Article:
The Lake Lerma salamander is a large species of lungless salamander, reaching almost a quarter of a metre long!
The Lake Lerma salamander is a variable species, with a population of both metamorphosing and neotenic individuals. Many of the individuals fully metamorphose to reach adult form, developing traits such as eyelids and functioning lungs.
However, the neotenic individuals never fully metamorphose and instead retain many of their larval characteristics, such as gills for breathing and fins. The fully metamorphosed adults leave the lake for the surrounding grassland, whereas the neotenic larval-form adults remain in the water.
This species belongs to the family Ambystomatidae, which is one of the most primitive lineages of salamanders. Ambystomatid salamanders diverged from all other salamanders over 150 million years ago, in the Late Jurassic. This is around the same time kangaroos and humans last shared a common ancestor!
This species is locally consumed as it is believed to have medicinal properties. It is also used in religious rituals locally. The main threat is the extremely high degree of pollution in rivers and pools where the species breeds. This has contributed to its decline. Urban expansion has also had a large impact. This species occurs within the three lagoons of the Ciénegas de Lerma Protected Area and is protected under the category “Special Protection” by the Government of Mexico.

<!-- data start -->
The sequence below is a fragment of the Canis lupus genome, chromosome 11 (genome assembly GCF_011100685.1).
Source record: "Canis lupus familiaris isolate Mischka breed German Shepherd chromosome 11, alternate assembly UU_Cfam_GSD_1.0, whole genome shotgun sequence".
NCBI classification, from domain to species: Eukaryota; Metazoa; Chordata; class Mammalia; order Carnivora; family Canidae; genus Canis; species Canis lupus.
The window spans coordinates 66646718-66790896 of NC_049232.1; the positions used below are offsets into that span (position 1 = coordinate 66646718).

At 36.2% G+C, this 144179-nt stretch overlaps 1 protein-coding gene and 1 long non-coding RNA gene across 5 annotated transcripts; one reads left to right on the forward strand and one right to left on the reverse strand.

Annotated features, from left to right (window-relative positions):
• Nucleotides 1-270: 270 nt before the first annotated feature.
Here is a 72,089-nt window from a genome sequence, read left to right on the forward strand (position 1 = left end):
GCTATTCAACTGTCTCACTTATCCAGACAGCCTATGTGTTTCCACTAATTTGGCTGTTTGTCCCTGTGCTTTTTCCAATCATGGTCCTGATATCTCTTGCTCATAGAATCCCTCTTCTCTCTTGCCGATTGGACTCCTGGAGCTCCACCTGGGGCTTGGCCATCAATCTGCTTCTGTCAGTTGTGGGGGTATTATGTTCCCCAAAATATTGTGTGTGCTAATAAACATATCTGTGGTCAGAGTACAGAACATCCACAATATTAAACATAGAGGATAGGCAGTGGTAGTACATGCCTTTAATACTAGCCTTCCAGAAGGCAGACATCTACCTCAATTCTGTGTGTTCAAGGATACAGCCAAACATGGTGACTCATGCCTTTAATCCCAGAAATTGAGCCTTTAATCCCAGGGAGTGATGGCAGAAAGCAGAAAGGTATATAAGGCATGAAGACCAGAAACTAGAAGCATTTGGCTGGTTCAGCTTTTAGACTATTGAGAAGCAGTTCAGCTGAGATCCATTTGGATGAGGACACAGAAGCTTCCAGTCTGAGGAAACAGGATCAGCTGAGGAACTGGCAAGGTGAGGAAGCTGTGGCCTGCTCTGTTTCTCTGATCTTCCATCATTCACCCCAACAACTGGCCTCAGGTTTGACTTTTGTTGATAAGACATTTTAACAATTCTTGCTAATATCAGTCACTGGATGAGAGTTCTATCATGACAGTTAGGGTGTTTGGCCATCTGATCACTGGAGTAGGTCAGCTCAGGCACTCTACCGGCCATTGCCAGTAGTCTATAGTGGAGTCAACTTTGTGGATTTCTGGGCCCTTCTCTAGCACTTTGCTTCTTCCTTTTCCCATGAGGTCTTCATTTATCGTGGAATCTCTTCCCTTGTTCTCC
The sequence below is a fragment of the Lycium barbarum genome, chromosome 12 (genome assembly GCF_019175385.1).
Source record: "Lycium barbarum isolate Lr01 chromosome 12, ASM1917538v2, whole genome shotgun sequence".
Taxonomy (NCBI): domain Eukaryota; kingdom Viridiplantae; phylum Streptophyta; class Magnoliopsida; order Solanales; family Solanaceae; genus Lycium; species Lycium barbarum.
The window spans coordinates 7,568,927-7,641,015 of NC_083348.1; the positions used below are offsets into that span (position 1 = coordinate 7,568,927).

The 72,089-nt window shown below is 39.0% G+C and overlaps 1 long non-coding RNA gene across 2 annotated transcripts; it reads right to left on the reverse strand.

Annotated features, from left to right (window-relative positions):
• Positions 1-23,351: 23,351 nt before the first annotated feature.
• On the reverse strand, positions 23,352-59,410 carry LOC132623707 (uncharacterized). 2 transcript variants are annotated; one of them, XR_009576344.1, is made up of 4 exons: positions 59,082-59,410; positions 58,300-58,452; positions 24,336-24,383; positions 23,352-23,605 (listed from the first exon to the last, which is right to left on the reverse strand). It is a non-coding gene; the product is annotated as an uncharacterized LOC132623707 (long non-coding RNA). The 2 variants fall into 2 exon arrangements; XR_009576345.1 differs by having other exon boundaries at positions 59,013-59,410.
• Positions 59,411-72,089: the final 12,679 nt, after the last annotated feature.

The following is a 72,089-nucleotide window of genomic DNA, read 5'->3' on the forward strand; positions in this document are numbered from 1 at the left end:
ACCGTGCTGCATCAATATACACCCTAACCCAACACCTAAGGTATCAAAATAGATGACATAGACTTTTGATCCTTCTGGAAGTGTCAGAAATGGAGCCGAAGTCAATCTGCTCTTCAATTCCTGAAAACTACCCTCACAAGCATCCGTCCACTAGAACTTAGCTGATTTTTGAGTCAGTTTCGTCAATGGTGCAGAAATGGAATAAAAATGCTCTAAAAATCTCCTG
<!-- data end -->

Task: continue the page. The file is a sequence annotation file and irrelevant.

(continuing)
- Order: Caudata
- Family: Ambystomatidae
- Population: Unknown
- Trend: decreasing
- Size: 250mm
This species found in Toluca city, Mexico, at 2,500-3,000 metres above sea level.
Habitat and Ecology
This species has individuals that are capable of reaching sexual maturity either in the metamorphosed or larval stage. Metamorphosed individuals spend most of their time on land in grassland habitat. They breed in streams, lakes, and moderately deep reservoirs.